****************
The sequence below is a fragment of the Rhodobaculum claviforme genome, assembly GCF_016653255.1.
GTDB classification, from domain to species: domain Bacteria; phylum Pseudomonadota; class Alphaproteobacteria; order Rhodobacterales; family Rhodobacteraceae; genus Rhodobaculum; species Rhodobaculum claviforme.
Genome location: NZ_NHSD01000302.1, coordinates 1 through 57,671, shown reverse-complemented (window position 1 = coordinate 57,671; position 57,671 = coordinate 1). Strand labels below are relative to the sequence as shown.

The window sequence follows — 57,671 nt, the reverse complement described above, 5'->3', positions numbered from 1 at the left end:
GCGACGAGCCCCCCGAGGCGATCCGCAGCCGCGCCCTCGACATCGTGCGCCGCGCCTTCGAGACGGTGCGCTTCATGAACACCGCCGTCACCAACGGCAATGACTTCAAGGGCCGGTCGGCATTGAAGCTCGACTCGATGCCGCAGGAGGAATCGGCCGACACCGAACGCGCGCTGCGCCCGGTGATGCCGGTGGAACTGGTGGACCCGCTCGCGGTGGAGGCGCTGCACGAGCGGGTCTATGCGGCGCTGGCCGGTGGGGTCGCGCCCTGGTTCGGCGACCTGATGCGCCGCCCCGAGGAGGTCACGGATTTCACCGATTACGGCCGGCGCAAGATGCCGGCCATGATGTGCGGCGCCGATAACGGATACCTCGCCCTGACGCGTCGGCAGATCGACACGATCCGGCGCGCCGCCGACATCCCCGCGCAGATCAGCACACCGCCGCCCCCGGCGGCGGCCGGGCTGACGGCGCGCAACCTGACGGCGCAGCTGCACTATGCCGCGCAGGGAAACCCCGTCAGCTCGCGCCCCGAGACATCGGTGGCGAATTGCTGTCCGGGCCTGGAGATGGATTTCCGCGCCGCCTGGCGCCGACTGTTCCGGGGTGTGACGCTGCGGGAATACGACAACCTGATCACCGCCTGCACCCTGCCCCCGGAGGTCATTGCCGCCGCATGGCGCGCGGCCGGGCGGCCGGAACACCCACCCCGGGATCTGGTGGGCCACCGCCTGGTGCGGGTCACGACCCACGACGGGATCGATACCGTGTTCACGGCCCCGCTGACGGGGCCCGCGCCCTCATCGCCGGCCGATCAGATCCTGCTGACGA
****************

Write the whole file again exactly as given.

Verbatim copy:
The sequence below is a fragment of the Rhodobaculum claviforme genome, assembly GCF_016653255.1.
GTDB classification, from domain to species: domain Bacteria; phylum Pseudomonadota; class Alphaproteobacteria; order Rhodobacterales; family Rhodobacteraceae; genus Rhodobaculum; species Rhodobaculum claviforme.
Genome location: NZ_NHSD01000302.1, coordinates 1 through 57,671, shown reverse-complemented (window position 1 = coordinate 57,671; position 57,671 = coordinate 1). Strand labels below are relative to the sequence as shown.

The window sequence follows — 57,671 nt, the reverse complement described above, 5'->3', positions numbered from 1 at the left end:
GCGACGAGCCCCCCGAGGCGATCCGCAGCCGCGCCCTCGACATCGTGCGCCGCGCCTTCGAGACGGTGCGCTTCATGAACACCGCCGTCACCAACGGCAATGACTTCAAGGGCCGGTCGGCATTGAAGCTCGACTCGATGCCGCAGGAGGAATCGGCCGACACCGAACGCGCGCTGCGCCCGGTGATGCCGGTGGAACTGGTGGACCCGCTCGCGGTGGAGGCGCTGCACGAGCGGGTCTATGCGGCGCTGGCCGGTGGGGTCGCGCCCTGGTTCGGCGACCTGATGCGCCGCCCCGAGGAGGTCACGGATTTCACCGATTACGGCCGGCGCAAGATGCCGGCCATGATGTGCGGCGCCGATAACGGATACCTCGCCCTGACGCGTCGGCAGATCGACACGATCCGGCGCGCCGCCGACATCCCCGCGCAGATCAGCACACCGCCGCCCCCGGCGGCGGCCGGGCTGACGGCGCGCAACCTGACGGCGCAGCTGCACTATGCCGCGCAGGGAAACCCCGTCAGCTCGCGCCCCGAGACATCGGTGGCGAATTGCTGTCCGGGCCTGGAGATGGATTTCCGCGCCGCCTGGCGCCGACTGTTCCGGGGTGTGACGCTGCGGGAATACGACAACCTGATCACCGCCTGCACCCTGCCCCCGGAGGTCATTGCCGCCGCATGGCGCGCGGCCGGGCGGCCGGAACACCCACCCCGGGATCTGGTGGGCCACCGCCTGGTGCGGGTCACGACCCACGACGGGATCGATACCGTGTTCACGGCCCCGCTGACGGGGCCCGCGCCCTCATCGCCGGCCGATCAGATCCTGCTGACGA